1. Feed them and they will come! Our book club always enjoys good food together, typically pot luck. We meet in each other’s homes so it’s easy to bring a dish. Some books lend themselves to a food theme, which is fun and adds to the experience (for instance, Chinese food for Snow Flower and the Secret Fan, Italian for Eat, Pray, Love). The format we like best is to eat and socialize first, talk books in the middle, then end with dessert. Even if the book is a dud, there is always chocolate!

2. Liquor them up and they will talk & laugh! In the past year, we’ve had only one meeting without wine (at a coffee house). The conversation did NOT flow. ‘Nuff said.

3. Give stuff away. I sign up for tons of contests and giveaways online and receive several free books each month from publishers, authors, other bloggers. I arrive at book club meetings loaded down with books to share, and they are much appreciated! We also pass along books we’ve read and enjoyed throughout the month.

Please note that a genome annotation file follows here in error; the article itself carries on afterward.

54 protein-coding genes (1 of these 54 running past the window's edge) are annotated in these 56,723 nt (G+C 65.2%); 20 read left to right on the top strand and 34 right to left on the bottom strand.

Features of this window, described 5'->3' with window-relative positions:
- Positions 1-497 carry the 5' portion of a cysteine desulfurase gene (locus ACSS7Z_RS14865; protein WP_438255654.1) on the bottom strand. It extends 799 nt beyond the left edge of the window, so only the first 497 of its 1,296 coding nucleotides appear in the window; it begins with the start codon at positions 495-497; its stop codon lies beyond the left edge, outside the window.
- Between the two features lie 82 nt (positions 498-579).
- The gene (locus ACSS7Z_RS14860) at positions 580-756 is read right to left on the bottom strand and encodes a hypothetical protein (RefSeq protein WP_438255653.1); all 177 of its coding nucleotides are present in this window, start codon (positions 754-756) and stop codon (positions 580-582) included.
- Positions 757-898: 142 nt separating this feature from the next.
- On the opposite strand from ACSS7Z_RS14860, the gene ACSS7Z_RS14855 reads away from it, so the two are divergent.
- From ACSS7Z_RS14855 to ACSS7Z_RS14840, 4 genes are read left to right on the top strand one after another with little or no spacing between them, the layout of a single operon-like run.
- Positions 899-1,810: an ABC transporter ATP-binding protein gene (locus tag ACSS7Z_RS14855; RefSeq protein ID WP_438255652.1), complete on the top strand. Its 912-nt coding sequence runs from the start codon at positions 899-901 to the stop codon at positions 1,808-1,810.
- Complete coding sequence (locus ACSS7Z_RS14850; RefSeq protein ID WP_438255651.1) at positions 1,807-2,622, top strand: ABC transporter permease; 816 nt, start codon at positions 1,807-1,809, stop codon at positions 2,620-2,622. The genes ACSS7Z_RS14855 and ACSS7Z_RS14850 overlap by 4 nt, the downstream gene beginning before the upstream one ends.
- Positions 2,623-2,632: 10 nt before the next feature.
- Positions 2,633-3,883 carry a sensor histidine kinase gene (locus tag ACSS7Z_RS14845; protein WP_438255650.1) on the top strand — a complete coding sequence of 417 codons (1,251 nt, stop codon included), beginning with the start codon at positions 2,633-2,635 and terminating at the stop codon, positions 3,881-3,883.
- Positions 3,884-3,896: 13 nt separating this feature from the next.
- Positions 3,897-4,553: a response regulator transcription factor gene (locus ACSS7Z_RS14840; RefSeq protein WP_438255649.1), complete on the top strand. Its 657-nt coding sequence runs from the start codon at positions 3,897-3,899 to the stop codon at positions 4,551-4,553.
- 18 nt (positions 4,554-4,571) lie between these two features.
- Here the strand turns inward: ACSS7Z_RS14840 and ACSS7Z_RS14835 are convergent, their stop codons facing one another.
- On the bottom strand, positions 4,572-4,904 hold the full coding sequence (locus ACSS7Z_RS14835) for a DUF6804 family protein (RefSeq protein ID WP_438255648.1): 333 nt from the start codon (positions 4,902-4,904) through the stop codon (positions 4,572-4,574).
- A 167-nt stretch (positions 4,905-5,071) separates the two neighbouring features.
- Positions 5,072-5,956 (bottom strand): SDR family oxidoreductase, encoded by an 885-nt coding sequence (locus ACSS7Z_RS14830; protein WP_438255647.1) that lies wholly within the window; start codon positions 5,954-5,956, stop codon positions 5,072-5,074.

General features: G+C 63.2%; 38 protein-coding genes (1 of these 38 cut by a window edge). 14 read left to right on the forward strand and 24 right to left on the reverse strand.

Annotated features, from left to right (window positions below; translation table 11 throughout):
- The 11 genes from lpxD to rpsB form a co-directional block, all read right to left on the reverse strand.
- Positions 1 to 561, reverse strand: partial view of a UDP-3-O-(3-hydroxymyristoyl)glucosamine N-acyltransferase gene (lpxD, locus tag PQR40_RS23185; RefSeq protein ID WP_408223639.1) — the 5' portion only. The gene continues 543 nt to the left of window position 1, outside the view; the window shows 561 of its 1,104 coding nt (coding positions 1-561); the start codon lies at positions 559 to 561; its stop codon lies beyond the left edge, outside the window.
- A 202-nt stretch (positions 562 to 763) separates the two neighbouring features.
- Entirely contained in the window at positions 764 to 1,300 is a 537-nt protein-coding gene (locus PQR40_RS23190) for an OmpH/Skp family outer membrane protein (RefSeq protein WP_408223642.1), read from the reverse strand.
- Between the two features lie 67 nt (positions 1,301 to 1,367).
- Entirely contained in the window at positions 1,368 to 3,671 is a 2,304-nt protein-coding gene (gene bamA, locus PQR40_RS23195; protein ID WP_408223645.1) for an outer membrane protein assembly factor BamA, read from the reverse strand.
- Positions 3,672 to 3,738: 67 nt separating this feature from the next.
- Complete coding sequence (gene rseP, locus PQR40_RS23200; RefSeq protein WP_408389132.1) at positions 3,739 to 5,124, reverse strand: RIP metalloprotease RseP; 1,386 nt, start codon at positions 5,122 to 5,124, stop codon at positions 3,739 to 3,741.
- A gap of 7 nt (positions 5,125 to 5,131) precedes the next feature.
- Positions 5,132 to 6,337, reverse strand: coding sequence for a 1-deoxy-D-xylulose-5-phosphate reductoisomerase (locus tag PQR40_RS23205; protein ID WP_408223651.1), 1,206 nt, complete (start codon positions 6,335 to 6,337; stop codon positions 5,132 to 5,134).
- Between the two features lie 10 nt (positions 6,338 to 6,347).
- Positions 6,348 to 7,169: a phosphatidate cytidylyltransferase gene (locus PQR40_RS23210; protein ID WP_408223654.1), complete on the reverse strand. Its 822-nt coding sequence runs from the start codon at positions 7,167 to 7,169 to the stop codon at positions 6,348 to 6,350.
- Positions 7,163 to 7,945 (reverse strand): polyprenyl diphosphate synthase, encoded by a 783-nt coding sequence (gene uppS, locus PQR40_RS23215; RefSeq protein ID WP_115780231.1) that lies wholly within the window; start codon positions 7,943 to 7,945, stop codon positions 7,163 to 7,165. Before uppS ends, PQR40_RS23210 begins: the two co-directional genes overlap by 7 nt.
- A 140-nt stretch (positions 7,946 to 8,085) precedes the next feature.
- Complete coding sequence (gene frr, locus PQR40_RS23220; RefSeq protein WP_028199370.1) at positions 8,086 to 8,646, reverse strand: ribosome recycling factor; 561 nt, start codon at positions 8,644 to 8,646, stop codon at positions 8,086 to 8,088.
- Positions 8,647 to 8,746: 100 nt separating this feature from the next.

4. Celebrate! Do a book exchange and talk about your favorite books of the previous year for an anniversary party. Distribute a member list with general info about each member, including their birthdays. Make a point to remember each of them with cards. Have a BBQ and invite spouses to read along one month (it could become an annual summer event). Make a club donation to the local library or put together a book basket for a daycare center at the holidays.

5. Consider a book that has been (or will be) made into a movie. Our group saw The Other Boleyn Girl together, and a couple of us went to see Into the Wild, The Kite Runner, and The Jane Austen Book Club. We just learned that Eat, Pray, Love will be made into a movie starring Julia Roberts. Seeing a movie together after reading the book can be great fun.